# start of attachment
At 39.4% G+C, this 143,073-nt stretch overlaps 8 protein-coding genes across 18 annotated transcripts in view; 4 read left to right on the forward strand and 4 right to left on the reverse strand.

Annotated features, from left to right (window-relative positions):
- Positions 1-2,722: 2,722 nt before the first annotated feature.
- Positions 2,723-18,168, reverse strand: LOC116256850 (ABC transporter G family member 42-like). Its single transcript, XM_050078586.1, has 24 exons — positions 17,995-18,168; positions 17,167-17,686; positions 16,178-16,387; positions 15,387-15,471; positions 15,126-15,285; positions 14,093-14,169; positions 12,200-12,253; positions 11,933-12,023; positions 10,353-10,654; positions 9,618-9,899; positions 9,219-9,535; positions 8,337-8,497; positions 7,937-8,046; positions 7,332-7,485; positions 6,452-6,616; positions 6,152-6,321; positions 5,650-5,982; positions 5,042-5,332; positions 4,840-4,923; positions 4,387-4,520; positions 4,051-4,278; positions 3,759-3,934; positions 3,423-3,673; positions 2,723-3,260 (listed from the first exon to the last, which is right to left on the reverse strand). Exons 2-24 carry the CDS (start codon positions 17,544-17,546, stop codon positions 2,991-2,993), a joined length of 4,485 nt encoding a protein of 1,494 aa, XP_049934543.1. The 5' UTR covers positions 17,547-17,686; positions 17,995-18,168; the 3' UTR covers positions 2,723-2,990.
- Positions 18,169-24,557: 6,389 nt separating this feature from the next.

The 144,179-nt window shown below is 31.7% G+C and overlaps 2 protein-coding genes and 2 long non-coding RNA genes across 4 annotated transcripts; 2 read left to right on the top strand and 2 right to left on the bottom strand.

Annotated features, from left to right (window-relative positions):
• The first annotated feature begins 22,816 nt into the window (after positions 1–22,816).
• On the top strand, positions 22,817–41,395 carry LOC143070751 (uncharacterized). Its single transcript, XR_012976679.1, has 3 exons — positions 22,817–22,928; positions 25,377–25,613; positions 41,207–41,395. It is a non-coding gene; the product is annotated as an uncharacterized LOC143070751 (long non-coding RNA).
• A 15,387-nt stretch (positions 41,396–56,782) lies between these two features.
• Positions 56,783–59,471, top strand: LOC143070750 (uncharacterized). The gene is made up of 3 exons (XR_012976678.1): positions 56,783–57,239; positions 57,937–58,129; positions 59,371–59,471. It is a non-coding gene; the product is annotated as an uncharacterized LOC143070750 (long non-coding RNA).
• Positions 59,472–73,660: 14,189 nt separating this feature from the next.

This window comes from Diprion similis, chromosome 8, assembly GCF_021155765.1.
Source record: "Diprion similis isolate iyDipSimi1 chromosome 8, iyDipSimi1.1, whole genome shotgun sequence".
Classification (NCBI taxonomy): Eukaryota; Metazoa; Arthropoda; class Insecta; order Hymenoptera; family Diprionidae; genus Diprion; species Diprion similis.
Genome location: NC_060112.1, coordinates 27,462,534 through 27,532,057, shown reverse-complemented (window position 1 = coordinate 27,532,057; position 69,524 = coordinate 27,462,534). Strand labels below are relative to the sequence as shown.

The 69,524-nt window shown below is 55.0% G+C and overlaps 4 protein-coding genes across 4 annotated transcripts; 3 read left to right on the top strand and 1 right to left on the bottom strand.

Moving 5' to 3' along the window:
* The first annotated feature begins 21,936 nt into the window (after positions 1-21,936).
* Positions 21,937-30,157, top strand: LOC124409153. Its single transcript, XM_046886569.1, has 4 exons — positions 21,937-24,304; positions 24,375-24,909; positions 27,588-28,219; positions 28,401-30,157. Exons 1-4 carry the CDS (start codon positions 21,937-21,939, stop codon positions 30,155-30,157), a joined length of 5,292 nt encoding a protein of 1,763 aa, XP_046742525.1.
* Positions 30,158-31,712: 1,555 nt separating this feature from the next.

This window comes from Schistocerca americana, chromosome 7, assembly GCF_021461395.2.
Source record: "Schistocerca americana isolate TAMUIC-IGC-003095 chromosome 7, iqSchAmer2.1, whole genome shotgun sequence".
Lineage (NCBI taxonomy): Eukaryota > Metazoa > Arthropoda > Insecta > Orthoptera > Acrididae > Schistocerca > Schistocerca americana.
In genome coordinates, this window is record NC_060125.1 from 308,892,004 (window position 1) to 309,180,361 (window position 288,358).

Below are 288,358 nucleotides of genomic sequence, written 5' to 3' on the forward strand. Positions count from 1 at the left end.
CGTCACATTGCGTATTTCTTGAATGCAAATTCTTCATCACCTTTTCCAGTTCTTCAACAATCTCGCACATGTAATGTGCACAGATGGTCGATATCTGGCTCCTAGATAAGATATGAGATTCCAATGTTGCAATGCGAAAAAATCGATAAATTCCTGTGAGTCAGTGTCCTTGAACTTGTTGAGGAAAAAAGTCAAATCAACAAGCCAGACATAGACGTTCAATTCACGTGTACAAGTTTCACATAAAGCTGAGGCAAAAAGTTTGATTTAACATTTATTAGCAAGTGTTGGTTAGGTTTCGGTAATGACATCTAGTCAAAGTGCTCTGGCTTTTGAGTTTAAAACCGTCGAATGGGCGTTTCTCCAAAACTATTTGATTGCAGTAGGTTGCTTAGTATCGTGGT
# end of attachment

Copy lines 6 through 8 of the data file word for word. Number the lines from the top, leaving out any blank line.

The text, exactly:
The 144,179-nt window shown below is 31.7% G+C and overlaps 2 protein-coding genes and 2 long non-coding RNA genes across 4 annotated transcripts; 2 read left to right on the top strand and 2 right to left on the bottom strand.

Annotated features, from left to right (window-relative positions):
• The first annotated feature begins 22,816 nt into the window (after positions 1–22,816).